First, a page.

Symptom: Neck, Lump in

Initial Grading Reminder

Note: Palpation of the gland with appropriate thyroid nodule workup is indicated. Grading criteria below are for neck swelling related to rapid thyroid enlargement and effects of compression (i.e., red-flag symptoms).

CTCAE Grading of Swollen Neck:

Grade 1: Asymptomatic localized neck edema
Grade 2: Moderate neck edema; slight obliteration of anatomic landmarks; limiting instrumental ADL
Grade 3: Generalized neck edema (e.g., difficulty in turning neck); limiting self-care ADL

Assessment and Grading

Assess for pre-existing causes of lumps in the neck, including thyroid nodules and cervical nodal metastases.

Characterize the symptom (onset, pace)

Ask the patient:

When did the you notice the lump? How big is it? Has it developed gradually or suddenly? Is your neck swollen? Have you had any swelling of your neck/thyroid gland in the past?

Patient Query Regarding Other Symptoms/Red Flags

Ask the patient:

Is your neck swollen? Any changes in your voice? Do you have difficulty turning your neck? Any difficulty breathing?

Patient Factors to Consider That Affect the Approach to Intervention

Consider the following in individualizing the intervention: Is the patient a good or poor historian? Any language barriers or cognitive deficits? Is the patient reliable (able to carry out treatment recommendations)? Does this patient have alcohol/substance abuse issues? Does the patient have transportation? Is there sufficient caregiver support?

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    Suggested Intervention

    Patients with thyroid nodules should be seen.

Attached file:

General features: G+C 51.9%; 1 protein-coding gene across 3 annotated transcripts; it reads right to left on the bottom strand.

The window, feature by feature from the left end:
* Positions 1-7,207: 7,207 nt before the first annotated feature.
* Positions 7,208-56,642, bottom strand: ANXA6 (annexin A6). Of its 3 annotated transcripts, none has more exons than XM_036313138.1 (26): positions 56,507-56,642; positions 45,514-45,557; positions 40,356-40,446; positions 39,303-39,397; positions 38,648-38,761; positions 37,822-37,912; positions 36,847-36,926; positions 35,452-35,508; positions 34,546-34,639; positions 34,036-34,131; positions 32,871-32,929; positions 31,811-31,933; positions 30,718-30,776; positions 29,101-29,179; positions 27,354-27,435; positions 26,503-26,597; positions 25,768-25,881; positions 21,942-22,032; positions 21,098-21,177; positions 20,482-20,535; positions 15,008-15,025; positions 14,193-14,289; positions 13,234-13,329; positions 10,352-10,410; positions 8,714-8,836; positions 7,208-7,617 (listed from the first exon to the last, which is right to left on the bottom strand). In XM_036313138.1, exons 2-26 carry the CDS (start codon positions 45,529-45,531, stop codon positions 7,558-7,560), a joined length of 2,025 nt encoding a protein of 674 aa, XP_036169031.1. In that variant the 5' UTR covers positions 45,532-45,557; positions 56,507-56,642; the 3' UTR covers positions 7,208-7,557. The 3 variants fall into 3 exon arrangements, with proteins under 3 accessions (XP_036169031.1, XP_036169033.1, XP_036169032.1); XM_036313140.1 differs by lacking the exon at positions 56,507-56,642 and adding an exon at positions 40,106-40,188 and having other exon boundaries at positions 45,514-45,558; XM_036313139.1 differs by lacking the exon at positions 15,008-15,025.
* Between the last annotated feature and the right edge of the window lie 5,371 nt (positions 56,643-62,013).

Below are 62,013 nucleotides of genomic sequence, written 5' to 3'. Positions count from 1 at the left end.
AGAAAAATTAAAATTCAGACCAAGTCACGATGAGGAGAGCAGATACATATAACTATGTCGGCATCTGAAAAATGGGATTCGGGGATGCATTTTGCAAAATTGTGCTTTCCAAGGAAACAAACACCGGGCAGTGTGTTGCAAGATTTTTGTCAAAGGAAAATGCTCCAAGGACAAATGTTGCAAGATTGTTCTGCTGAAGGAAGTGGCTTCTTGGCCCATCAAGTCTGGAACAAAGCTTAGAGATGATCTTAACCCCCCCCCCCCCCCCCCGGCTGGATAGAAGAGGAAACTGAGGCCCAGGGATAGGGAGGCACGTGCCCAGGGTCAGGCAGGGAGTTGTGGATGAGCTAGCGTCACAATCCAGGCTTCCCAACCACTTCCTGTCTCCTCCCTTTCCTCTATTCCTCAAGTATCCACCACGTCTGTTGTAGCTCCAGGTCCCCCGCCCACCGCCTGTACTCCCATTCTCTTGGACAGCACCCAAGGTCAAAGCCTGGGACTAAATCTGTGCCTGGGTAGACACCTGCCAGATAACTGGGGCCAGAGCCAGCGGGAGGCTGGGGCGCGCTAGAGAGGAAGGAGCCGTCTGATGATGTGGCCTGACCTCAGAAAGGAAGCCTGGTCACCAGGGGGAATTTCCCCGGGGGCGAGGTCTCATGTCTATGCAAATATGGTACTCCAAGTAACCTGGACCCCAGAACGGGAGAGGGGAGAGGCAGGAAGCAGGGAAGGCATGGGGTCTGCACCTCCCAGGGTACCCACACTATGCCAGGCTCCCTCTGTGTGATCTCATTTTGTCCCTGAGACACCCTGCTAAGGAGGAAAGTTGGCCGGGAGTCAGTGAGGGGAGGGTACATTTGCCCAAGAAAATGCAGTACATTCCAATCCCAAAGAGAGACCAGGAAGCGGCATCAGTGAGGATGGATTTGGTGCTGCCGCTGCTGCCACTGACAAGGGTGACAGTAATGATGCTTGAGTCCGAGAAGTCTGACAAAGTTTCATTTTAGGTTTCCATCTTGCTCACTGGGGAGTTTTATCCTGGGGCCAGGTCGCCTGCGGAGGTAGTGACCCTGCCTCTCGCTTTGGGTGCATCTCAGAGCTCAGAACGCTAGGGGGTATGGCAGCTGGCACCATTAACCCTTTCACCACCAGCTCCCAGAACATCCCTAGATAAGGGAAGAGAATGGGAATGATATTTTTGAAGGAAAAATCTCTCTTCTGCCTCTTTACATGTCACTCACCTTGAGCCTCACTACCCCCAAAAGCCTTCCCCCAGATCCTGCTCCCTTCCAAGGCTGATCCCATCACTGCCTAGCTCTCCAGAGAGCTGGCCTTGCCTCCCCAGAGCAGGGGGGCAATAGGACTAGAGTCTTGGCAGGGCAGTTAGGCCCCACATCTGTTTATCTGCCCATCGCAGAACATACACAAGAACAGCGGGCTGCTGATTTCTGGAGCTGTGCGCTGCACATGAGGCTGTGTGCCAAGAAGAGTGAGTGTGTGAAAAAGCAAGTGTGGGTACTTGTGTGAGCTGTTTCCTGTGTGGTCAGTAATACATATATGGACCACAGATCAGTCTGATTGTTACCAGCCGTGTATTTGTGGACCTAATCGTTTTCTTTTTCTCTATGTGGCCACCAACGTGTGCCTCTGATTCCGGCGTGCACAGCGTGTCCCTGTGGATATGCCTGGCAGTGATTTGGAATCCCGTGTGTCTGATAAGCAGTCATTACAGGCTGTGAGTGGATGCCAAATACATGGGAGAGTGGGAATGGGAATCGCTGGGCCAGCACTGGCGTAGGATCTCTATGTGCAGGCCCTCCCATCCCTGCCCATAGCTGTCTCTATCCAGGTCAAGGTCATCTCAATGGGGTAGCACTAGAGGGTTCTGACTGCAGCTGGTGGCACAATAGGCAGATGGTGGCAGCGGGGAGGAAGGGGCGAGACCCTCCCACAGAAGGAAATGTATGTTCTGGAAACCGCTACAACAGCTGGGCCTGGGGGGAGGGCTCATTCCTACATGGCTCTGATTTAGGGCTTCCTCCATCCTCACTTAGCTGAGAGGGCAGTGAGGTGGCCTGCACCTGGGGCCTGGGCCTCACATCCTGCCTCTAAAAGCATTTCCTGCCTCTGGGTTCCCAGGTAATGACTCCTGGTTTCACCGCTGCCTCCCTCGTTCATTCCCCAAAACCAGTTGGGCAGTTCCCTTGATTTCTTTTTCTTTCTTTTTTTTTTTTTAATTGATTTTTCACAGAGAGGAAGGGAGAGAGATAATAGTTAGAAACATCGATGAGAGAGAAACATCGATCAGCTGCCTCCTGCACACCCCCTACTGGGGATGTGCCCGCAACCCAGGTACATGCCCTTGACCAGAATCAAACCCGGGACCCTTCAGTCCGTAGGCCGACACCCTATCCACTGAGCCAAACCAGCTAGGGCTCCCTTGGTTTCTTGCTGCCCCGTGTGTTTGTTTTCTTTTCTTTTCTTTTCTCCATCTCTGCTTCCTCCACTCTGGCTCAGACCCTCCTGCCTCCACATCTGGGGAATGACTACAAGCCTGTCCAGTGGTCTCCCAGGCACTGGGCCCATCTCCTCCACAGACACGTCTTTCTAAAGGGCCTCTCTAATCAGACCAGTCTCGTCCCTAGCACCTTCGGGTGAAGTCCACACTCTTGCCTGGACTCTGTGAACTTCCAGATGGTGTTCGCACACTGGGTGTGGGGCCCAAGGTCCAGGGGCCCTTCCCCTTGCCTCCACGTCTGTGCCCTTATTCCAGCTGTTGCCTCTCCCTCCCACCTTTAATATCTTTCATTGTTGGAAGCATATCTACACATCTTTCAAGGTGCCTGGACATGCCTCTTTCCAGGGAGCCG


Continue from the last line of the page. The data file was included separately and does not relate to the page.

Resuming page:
Patients with any of the red-flag symptoms should be seen immediately.

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    Nursing Assessment of Potential Causes

    Thyroiditis - Nursing Assessment

    • Look
    • Listen
    • Recognize
    • Look
    • Listen
    • Recognize
    • Look
    • Listen
    • Recognize
    • Does the patient appear unwell?
    • Changes in weight since last visit
      • Appear heavier? Thinner?
    • Changes in hair texture/thickness?
    • Appearing hot/cold?
    • Does the patient look fatigued?
    • Appetite/weight changes?
    • Hot or cold intolerance?
    • Change in energy, mood, or behavior?
    • Palpitations?
    • Increased fatigue?
    • Bowel-related changes?
      • Constipation/diarrhea
    • Skin-related changes?
      • Dry/oily
    • Ensure that patient undergoes thyroid function tests prior to first dose, every 12 weeks while on PD-1 therapy and q3 weeks with ipilimumab
    • High TSH with low free T4 consistent with primary hypothyroidism
    • DDX: secondary hypothyroidism due to hypophysitis, low TSH and low free T4
    • Occasionally thyroiditis with transient hyperthyroidism (low TSH and high free T4) may be followed by more longstanding hypothyroidism (high TSH and low free T4)
    • Other immune-related toxicity?
    • Prior thyroid dysfunction?

    Differential Diagnosis

    What do you suspect is the cause of the neck lump?